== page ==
Solution: Take a few minutes before you start your project to familiarize yourself with the outline of the pattern. Are there any special stitches you need to be aware of? How about a hook or yarn change? Are there any color changes to watch out for?
Taking an extra couple of minutes in the beginning and front-loading that info into your brain can be well worth the effort in the end.
Crochet Mistake #8:
Not Leaving A Long Enough Tail Of Yarn. When you get to the end of a project most designers instruct you to leave a long tail of yarn. Why is that?
Reason: Well, you’re going to be securing that working yarn into your project so that it doesn’t come undone. Because if that tail of yarn ends up unwinding itself, your whole sweater can unravel, and you’ll cry. A lot. (Been there!)
Solution: Make sure that you’re leaving at least 12 inches of yarn at the end of your project. Sometimes you need to leave more because you’ll be sewing with that end. (Attaching eyes to a hat, or sewing two parts together, etc) Even if you’re not going to be sewing anything you want to have plenty of yarn to work with when you weave in your ends.
There’s nothing worse than trying to thread a yarn needle with a tiny little tail of yarn. Save yourself the headache and give yourself some wiggle room. You don’t need to weave in the entire length of yarn that you leave for yourself, but it’s easier to work with.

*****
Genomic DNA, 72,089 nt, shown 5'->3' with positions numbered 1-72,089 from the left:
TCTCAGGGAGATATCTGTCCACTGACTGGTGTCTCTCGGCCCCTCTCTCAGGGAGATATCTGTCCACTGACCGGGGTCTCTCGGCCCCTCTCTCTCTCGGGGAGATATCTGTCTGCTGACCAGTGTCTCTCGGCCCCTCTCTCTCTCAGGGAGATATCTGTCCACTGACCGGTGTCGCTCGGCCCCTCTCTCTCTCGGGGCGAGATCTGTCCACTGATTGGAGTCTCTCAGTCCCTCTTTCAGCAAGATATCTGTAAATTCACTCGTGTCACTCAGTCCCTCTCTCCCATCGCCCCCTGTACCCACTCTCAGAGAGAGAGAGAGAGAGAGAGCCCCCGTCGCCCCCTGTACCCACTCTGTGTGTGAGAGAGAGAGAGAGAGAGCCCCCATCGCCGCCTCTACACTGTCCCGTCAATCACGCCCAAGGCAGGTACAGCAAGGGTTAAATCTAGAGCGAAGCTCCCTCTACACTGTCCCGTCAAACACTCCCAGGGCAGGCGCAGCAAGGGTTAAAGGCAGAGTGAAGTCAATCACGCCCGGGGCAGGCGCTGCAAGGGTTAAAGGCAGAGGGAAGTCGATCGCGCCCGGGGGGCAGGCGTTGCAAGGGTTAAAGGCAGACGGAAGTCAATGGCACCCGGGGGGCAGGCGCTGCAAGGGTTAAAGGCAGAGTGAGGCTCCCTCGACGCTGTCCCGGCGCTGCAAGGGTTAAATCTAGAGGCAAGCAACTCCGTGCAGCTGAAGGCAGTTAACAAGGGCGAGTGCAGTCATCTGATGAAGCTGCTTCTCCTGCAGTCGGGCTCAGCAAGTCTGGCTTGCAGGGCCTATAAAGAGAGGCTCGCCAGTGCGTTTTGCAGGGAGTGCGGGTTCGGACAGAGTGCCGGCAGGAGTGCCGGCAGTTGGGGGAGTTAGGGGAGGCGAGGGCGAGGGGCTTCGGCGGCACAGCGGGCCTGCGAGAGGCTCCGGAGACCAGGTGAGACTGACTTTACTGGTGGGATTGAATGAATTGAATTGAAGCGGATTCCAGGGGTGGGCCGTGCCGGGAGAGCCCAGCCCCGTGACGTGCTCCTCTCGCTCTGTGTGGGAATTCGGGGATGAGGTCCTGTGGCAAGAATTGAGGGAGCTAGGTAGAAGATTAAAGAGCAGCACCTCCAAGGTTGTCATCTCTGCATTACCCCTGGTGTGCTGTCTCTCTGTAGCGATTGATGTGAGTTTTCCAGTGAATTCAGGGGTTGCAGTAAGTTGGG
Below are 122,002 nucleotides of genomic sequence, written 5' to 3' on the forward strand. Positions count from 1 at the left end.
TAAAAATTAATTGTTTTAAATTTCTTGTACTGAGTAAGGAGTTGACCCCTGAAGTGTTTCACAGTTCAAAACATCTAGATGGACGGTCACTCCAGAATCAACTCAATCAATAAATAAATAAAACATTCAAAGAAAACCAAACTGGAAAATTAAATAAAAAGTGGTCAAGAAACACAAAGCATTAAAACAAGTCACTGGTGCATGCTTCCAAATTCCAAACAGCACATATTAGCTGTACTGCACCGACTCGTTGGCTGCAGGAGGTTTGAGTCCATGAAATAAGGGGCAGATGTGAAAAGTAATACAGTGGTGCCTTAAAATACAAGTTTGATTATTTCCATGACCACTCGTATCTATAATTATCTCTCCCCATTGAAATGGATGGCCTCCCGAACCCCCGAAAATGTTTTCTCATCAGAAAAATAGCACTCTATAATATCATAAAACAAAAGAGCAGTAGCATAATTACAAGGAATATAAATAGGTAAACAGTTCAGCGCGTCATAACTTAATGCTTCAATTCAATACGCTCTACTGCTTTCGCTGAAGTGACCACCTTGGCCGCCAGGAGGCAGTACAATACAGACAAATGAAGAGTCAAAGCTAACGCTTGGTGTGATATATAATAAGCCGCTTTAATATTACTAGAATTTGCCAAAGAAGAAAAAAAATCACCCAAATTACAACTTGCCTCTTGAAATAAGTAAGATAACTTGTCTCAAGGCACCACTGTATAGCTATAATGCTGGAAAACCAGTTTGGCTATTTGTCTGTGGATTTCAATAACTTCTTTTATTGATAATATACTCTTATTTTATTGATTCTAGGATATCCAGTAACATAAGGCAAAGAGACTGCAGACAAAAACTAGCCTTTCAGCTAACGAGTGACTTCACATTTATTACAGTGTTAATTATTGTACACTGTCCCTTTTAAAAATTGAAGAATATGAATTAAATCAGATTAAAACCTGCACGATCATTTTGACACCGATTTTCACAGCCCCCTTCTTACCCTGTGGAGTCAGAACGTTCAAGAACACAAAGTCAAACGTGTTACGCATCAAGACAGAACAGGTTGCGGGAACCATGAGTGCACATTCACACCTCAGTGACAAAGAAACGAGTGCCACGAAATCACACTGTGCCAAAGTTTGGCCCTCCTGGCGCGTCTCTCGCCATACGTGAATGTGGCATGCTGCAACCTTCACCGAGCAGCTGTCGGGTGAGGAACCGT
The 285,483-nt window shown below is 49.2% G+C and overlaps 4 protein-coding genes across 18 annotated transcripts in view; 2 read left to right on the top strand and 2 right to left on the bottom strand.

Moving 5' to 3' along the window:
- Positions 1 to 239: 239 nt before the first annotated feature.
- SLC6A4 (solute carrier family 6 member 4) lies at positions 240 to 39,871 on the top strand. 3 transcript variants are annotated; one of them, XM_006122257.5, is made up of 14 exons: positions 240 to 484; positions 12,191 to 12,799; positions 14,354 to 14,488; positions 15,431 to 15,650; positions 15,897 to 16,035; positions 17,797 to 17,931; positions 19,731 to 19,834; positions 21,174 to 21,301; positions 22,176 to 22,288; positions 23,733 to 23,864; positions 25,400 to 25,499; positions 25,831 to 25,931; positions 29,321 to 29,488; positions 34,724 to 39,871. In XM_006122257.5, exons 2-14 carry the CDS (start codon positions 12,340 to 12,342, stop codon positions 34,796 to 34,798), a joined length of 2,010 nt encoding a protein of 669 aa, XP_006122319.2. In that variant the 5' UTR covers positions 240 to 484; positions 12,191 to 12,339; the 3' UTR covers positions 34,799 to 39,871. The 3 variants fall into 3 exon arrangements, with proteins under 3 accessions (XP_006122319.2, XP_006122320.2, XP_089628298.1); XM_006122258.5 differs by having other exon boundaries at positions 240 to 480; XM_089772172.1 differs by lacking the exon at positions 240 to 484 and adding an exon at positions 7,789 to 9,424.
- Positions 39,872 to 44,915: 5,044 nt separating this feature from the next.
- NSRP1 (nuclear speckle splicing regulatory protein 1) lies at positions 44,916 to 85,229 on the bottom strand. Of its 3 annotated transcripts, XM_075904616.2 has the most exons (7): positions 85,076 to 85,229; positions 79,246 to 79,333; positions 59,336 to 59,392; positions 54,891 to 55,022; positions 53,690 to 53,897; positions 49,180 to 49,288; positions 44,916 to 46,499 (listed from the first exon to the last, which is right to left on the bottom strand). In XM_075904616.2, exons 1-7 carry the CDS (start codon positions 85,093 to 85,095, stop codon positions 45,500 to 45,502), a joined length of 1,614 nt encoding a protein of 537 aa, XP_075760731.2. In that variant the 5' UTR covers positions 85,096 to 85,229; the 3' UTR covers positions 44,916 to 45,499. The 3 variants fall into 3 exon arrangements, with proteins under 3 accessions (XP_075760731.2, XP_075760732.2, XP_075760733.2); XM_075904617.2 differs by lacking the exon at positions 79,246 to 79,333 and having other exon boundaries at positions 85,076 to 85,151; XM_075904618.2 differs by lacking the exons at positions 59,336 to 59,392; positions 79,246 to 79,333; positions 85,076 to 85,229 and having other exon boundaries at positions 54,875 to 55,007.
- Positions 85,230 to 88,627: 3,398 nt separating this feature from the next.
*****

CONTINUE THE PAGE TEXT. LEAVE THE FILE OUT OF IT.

Crochet Mistake #9:
Ending up with the wrong stitch count on the first row. I know that sometimes I’ll get to the second row of a pattern and it calls for a different stitch count than I have in my project. I’m left to wonder how it happened because I KNOW I chained the correct number to start with. (Sound familiar?)
Reason: Not being aware of, or knowing where to place the first stitch in your beginning chain is critical. If you don’t start your work in the correct chain it will completely throw off your count. In some patterns, it doesn’t matter so much but in others, they live and die by the stitch counts.
Solution: Make sure you double-check your placement of the first stitch. Did the pattern say to start in the third or fourth chain from the hook? Do you know how to count those beginning chains and where to start that all-important first stitch? Make sure you check in with yourself in the beginning and be confident in where your stitches are going. Otherwise, it’s frogging time for you!
I know that it can be intimidating at first to keep track of all of these things. Dangit, all you want to do is stick your hook in yarn and make pretty things! But I promise you that if you pay attention to all these tips, your projects will start coming out the way you envision them.
- Make sure to keep an accurate stitch count as you go along
- Try to be very aware of your tension as you’re working.
- Pay close attention to where you’re inserting your hook in each stitch
- Double and triple check your pattern
- Double-check that you are using the correct weight for what you’re trying to make
- Make sure to check your pattern for the recommended hook size in your project.
- Take a few minutes before you start your project to familiarize yourself with the outline of the pattern
- Make sure you double-check your placement of the first stitch
I hope these tips helped you as you are learning how to crochet. If you ever have any other questions, or if you just have a comment, I’d love to hear from you in the comments below.
PS. Did you enjoy this post? If you did, would you do me a favor and share this with your friends? Just use one of the share buttons at the top of the post. Thanks, you rock!